American-based Frenchman Patrick Biancone certainly wasn’t put off by the colt who hails from a family which includes Breeders’ Cup Classic winner Raven’s Pass (Elusive Quality) and may yet take him to Churchill Downs on the first Saturday in May.

Whitehead says, “There was good word about the horse and even though he hadn’t run by the time of the September Sale last year I decided I would try to find another one by Summer Front, which I did, and he will go to Arqana this year.”

Of the “eight or nine” horses in the Powerstown Stud draft heading for Deauville this May is an Orb half-brother to Thursday’s facile G3 UAE Oaks winner Down On Da Bayou (Super Saver). The Salem bin Ghadayer-trained filly was also a graduate of last year’s Arqana Breeze-up, where she was sold by the O’Callaghan family’s Tally-Ho Stud for €190,000 to Jono Mills of Rabbah Bloodstock.

“She was a very nice filly with loads of quality but she was very buzzy,” recalls Roger O’Callaghan, who bought Down On Da Bayou, a half-sister to fellow UAE Oaks winner Polar River (Congrats), at Keeneland for $150,000. “I begged the vendor to qualify her for the EBF for me as a bit of luck after spending all that money but he wouldn’t do it. She was in a muck sweat when she came up to the ring but I thought she was a very attractive filly.”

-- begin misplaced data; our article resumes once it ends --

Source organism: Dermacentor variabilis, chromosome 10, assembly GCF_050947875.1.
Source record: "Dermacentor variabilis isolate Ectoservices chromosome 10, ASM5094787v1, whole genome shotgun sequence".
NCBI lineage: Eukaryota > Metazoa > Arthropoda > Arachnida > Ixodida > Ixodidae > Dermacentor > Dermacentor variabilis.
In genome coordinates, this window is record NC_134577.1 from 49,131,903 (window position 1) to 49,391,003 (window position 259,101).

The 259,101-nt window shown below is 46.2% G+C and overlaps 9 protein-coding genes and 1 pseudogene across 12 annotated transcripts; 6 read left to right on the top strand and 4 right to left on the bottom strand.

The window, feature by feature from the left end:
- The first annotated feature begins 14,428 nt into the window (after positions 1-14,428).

He continues, “When she came home she was quite busy in the box, not a box-walker but she took a lot longer to get on top of, so it worked out well to go to a later sale. Jono Mills was very keen on her at Arqana and well done to him.”

Along with Down On Da Bayou, Thursday’s Meydan card provided a good advertisement for the 2-year-old sales sector, with four of the seven races falling to former breezers. Midnight Sands (Speightstown) and Epic Hero (Fr) (Siyouni {Fr}) both sprang from Arqana’s 2018 auction, pinhooked by Johnny Collins and Willie Browne respectively. Meanwhile 8-year-old Waady (Ire) (Approve {Ire}), a graduate of the 2014 Tattersalls Craven Sale when offered by Mick Fitzpatrick’s Kilminfoyle House Stud, is a testament to durability, winning the G2 Meydan Sprint to record his ninth win from 32 starts.

And of course it’s not just Arqana who will be hoping for further Classic success this season. Another former Keeneland September yearling, Kenzai Warrior (Karakontie), looked a major steal by Chad Schumer and Johnny Collins at $6,000 when winning the G3 Horris Hill S. last November. Collins prepared him through his Brown Island Stables for the Goffs UK Breeze-up Sale, where he was sold to trainer Roger Teal for £45,000. Owned by Rae and Carol Borras, Kenzai Warrior is now being aimed at the 2000 Guineas. He may have had a lowly sales tag but he was bred and raised by John Gunther at the same farm as Triple Crown winner Justify (Scat Daddy) and Breeders’ Cup Classic winner Vino Rosso (Curlin).